The last decade has seen as increase in the formalisation of tissue collections into tissue banks: centralised holdings of ethically-sourced human tissue for research purposes. Their growing number is in-part a response to the Alder Hay organ retention scandal leading to the storage of human tissue coming under the scrutiny of the Human Tissue Authority.
This project aimed to articulate from a sociological perspective the challenges of establishing such a bank, by focusing upon the empirical example of the cancer biobank onCore UK.
onCore UK was established in 2005 receiving £4m funding from the Department of Health (50%), Cancer Research UK (25%) and the Medical Research Council (25%). It was a response to a National Cancer Research Institute portfolio evaluation that identified access to human tissue as a recurrent problem for researchers.However, during the lifetime of the research project onCore UK first had its role reconfigured - implying the cessation of biobanking activity – and was subsequently closed down. As such the project took a different tone.
AimsThe initial research design involved using onCore UK as a case study of a biobank interpreting and instantiating new regulatory models and developing standards for biobanks nationally. However, onCore UK's change of role also changed the focus of my research project and instead the focus became how institutions such as onCore UK work to make tissue valuable, and how subsequently that value can be lost.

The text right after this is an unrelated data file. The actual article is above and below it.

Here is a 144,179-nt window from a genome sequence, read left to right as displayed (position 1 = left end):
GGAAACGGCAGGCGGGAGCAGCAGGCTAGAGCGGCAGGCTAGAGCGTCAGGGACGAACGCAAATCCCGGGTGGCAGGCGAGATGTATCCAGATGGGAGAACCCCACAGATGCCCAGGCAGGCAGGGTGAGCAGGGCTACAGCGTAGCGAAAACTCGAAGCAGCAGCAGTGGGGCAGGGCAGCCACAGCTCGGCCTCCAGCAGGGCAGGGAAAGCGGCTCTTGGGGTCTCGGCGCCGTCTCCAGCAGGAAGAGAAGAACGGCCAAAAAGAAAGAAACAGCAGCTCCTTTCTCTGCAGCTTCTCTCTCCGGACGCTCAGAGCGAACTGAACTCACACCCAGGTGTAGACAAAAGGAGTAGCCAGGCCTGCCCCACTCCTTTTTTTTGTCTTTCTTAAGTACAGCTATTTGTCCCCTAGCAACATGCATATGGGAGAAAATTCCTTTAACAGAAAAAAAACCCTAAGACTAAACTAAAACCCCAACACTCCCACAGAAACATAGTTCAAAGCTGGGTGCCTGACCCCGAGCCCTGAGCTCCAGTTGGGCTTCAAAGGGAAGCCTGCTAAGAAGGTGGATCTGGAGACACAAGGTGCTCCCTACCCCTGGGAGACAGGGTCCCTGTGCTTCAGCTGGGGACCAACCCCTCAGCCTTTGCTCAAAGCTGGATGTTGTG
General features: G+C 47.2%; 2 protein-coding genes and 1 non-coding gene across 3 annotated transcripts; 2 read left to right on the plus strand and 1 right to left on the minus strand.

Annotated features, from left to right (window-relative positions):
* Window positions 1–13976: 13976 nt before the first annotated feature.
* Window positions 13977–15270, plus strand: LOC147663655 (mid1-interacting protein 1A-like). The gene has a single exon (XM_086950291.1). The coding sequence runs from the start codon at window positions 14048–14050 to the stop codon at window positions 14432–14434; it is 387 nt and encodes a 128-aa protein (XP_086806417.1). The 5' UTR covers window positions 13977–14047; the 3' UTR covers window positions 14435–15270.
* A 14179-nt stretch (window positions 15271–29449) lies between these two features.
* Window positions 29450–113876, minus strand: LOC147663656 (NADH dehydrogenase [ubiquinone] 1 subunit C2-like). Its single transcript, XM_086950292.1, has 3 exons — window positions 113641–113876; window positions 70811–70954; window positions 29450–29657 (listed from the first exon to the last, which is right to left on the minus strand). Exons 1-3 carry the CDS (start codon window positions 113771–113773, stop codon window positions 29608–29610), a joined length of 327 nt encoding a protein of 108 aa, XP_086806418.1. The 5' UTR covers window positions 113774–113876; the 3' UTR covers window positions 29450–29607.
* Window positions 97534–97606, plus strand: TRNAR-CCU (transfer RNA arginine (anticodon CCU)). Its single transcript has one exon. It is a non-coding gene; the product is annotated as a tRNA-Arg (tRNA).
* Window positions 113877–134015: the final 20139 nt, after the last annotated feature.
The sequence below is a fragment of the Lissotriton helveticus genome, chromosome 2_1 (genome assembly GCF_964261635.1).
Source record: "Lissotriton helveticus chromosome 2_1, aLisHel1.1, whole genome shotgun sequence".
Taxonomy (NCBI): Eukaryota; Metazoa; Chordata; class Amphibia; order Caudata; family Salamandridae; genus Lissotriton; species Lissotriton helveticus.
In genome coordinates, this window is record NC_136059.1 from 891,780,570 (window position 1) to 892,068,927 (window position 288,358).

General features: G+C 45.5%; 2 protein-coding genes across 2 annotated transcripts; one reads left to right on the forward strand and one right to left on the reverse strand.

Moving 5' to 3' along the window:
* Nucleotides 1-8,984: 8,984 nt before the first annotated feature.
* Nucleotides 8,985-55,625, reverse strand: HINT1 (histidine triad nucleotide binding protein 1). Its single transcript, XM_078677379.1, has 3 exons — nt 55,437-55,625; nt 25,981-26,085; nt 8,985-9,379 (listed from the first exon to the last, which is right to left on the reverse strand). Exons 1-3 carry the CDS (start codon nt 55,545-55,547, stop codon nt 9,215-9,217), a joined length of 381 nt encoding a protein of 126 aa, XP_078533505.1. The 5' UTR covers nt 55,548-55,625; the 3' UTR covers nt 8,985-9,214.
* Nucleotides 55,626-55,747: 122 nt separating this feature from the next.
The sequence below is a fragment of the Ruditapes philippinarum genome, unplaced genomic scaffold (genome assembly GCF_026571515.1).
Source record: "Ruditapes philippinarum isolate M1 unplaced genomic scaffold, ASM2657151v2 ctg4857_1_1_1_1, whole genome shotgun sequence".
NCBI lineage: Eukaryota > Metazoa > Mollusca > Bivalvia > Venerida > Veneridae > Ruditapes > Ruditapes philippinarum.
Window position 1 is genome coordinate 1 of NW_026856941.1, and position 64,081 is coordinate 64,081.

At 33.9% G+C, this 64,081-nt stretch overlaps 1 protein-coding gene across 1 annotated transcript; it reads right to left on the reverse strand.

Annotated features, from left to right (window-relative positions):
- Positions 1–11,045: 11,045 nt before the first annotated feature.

MethodsThe project used three research methods. Firstly, it conducted repeated sets of interviews with the entire staff of onCore UK once every 9 months during the project lifetime when onCore UK remained open. Secondly, observations were conducted at the numerous meetings and workshops onCore UK organised about best practice in cancer biobanking. Thirdly, documentary analysis was conducted on reports and other publications produced by onCore UK.
FindingsCancer biobanks – like onCore UK – make diseased tissue valuable by establishing complex systems of storage, accountability and exchangeability. However, while biobanking practice is intended to provide a permanence and stability to the supply of tissue, the realities of their funding structures mean they can struggle for permanence and stability as institutions.When existing tissue collections unravel the tissue can quickly loose its value in the absence of the organisational structures that support them. In onCore UK’s case engagement with broader networks allowed some tissue to passed to new collections that found new forms of value, while the majority was destroyed.
PublicationsStephens, N. (2011) 'onCore UK: The £4m Cancer Tissue Bank that Closed' in The Gen, ESRC Genomic Network Newsletter, March 2011
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